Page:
Tony was a care-taker for an elderly gentleman who lived on a large rural property. The elder asked Tony if Tony would sell some of the items the gentleman had collected over his many years so that the elder could gain funds for refurbishing the property. Tony sold some of the items, had some of the items still in his possession, and gave the proceeds of the sale to the complaining witness after taking out the fee that the elder had promised Tony. Later, since he was suffering from memory loss, the elder forgot that he had given Tony the property and made accusations of theft and receiving stolen property. After doing extensive investigation and uncovering a number of witnesses who the elder had either swindled or falsely accused of theft and presenting the evidence to the district attorney I was able to convince the D.A. to dismiss the charges against Tony. Tony was incredibly relieved to have the charges dismissed.
The California law against receiving stolen property is California Penal Code section 496. It states that it is a crime to buy, sell, conceal and/or receive goods known to be stolen.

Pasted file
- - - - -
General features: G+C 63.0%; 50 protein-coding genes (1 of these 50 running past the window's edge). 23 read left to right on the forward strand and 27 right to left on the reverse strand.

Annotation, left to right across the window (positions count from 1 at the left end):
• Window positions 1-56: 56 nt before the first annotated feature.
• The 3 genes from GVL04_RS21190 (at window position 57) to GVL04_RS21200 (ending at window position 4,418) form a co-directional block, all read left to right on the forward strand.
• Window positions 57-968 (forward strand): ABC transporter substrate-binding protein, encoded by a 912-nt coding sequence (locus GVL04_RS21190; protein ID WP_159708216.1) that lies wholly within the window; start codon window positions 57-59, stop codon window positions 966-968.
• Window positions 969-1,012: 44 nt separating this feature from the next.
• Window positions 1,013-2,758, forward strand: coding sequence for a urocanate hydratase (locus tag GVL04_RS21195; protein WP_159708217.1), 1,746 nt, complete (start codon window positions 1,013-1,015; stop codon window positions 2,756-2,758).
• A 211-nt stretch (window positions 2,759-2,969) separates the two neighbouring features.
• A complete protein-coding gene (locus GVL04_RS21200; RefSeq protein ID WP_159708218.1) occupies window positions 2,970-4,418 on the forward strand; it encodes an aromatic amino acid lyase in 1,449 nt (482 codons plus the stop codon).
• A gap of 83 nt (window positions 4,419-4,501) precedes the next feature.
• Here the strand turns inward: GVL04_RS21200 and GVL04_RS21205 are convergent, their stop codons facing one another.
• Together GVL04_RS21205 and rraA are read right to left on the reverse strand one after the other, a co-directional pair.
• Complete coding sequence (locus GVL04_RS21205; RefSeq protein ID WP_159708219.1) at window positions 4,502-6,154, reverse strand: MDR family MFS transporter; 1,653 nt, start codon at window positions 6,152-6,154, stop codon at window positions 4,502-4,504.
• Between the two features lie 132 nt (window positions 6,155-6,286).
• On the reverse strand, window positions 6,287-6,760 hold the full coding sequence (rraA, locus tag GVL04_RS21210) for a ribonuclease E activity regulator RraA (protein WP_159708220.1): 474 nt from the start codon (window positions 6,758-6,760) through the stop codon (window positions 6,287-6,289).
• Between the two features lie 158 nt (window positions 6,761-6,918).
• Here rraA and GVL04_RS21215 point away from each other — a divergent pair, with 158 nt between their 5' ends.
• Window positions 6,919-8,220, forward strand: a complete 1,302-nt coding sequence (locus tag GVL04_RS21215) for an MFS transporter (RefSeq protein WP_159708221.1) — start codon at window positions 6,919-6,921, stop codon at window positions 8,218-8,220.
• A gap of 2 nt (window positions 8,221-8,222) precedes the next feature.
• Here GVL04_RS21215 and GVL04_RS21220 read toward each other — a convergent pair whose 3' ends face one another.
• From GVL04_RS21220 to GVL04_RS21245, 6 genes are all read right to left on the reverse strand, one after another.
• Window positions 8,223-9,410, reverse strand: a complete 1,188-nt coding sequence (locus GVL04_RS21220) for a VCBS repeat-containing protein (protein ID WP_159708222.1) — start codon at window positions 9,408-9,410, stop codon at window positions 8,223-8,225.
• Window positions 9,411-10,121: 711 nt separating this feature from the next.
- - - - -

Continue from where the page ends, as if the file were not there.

Individuals as well as certain businesses can be charged with receiving stolen property. The requisite standard of culpability is however lower for businesses, in that a private party must have known or believed that the property was stolen whereas for businesses the prosecution need only prove that a reasonable person in those circumstances would have been suspicious that the property was stolen and subsequently failed to look into it.
In many cases the potential penalties faced for receiving stolen property are the same as the actual stealing of the property in the first place. If the item or items involved are cumulatively less than $950 one can only be charged with a misdemeanor. If item or items are worth more than $950, the defendant can be charged with a misdemeanor or a felony depending on the circumstances involved and the criminal history of the defendant.
Misdemeanor: up to a year in the county jail and/or up to a $1,000 fine.
Felony: 16 months, two years or three years in the county jail and/or up to a $10,000 fine. Note that under the re-alignment act passed in 2015, the even a ‘prison” sentence must be served in the county jail rather than state prison.
- Defendant did not know that the property had been stolen.
- Defendant did not know he was in possession of the stolen property.
- Defendant intended to return the property upon receiving it.
- Claim of right to possession. The defendant believed that he had a legitimate right to the property.
Contact Us To Help: